Purpose: Vascular endothelial growth factor (VEGF) is a promotor for tumor angiogenesis, and is known to be elevated in breast and ovarian cancers. Through alternative splicing six VEGF isoforms were identified. We studied VEGF isoform expression in breast and ovarian cancer cell lines, as well as in breast carcinomas and ovarian tumors, and correlated the expression pattern with the in vitro invasiveness of the breast carcinoma cell lines and the clinicopathologic characteristics of the tumors.
Experimental design: Reverse transcription-PCR and automated laser fluorescence fragment analysis were used to determine the expression of each splice variant. This method allowed the detection of all of the splice variants simultaneously, especially VEGF145 for the first time in tumor tissue.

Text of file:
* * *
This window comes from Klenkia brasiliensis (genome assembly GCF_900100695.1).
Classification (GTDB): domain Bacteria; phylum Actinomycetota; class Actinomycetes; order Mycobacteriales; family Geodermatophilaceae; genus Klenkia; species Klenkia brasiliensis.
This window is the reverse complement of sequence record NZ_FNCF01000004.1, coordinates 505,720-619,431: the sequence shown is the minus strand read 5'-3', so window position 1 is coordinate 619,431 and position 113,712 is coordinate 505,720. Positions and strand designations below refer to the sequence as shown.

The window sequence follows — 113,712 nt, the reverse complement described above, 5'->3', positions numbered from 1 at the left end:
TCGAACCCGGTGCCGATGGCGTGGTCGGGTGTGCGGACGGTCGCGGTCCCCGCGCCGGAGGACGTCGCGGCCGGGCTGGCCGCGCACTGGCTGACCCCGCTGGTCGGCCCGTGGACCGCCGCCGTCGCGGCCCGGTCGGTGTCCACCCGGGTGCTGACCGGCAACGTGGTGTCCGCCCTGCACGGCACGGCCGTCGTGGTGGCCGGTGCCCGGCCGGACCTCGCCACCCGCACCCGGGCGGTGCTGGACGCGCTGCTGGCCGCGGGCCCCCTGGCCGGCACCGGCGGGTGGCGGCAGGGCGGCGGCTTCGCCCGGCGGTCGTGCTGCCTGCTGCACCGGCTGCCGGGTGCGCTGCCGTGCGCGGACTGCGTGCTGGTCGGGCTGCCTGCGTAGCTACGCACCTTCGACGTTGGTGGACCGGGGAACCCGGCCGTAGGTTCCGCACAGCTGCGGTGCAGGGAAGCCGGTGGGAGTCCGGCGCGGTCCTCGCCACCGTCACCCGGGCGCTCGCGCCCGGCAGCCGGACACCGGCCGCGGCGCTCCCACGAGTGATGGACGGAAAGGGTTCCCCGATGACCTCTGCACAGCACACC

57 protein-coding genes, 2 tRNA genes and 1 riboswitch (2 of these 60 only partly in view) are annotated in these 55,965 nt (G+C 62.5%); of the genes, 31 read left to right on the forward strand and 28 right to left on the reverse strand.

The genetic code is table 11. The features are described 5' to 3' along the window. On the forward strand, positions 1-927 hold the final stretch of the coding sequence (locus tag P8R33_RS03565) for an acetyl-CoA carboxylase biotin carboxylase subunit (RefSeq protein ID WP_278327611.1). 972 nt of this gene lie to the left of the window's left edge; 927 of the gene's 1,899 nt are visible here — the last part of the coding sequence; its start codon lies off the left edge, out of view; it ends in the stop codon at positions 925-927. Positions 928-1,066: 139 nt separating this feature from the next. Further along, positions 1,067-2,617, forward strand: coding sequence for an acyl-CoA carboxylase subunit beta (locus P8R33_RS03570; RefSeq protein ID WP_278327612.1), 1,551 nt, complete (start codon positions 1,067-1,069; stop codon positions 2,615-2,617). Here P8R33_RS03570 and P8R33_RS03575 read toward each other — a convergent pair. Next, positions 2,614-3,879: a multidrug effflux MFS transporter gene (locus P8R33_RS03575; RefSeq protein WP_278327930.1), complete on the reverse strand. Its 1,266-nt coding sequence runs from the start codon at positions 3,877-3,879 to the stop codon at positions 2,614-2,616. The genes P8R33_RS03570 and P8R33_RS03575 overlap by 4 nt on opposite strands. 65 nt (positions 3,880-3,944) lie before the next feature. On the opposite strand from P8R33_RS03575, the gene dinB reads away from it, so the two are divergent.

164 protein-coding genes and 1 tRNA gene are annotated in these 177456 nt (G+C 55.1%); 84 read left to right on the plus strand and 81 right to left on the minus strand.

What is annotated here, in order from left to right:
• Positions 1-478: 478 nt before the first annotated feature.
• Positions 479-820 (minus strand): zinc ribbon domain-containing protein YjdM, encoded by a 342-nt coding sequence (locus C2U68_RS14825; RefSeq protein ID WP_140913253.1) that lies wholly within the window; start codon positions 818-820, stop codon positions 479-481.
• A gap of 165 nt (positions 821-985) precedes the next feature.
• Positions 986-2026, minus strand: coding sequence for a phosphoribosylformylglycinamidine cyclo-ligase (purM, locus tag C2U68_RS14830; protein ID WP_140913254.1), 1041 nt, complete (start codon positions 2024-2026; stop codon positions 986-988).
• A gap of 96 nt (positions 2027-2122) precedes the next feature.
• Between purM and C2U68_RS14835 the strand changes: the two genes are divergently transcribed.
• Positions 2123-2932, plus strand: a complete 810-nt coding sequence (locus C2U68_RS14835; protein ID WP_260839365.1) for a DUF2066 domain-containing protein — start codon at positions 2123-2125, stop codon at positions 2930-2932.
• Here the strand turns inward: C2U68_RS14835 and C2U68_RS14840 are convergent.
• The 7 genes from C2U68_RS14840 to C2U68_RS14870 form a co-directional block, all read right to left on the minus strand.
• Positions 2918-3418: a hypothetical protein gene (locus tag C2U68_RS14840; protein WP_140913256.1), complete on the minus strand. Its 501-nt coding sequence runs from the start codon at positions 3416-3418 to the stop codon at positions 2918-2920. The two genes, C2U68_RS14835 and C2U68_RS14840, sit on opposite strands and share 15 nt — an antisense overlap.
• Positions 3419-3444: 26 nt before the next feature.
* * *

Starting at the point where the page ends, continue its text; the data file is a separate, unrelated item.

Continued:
Results: VEGF121 and VEGF165 were the most dominantly expressed variants in all of the tumor samples and cell lines investigated. VEGF145 was very weakly or not expressed in breast and ovarian cancers. Statistical analysis showed no correlation between VEGF splice variant expression in the tumors and histological type, differentiation grade, tumor size, Fédération Internationale des Gynaecologistes et Obstetristes, and nodal status from cancer patients. There was also no correlation between the invasive capacity of breast cell lines and VEGF isoform expression.
Conclusions: Even though expression levels of VEGF have been shown to be important for tumor invasion and progression, the present data indicate no relation of VEGF isoform pattern with invasion and progression.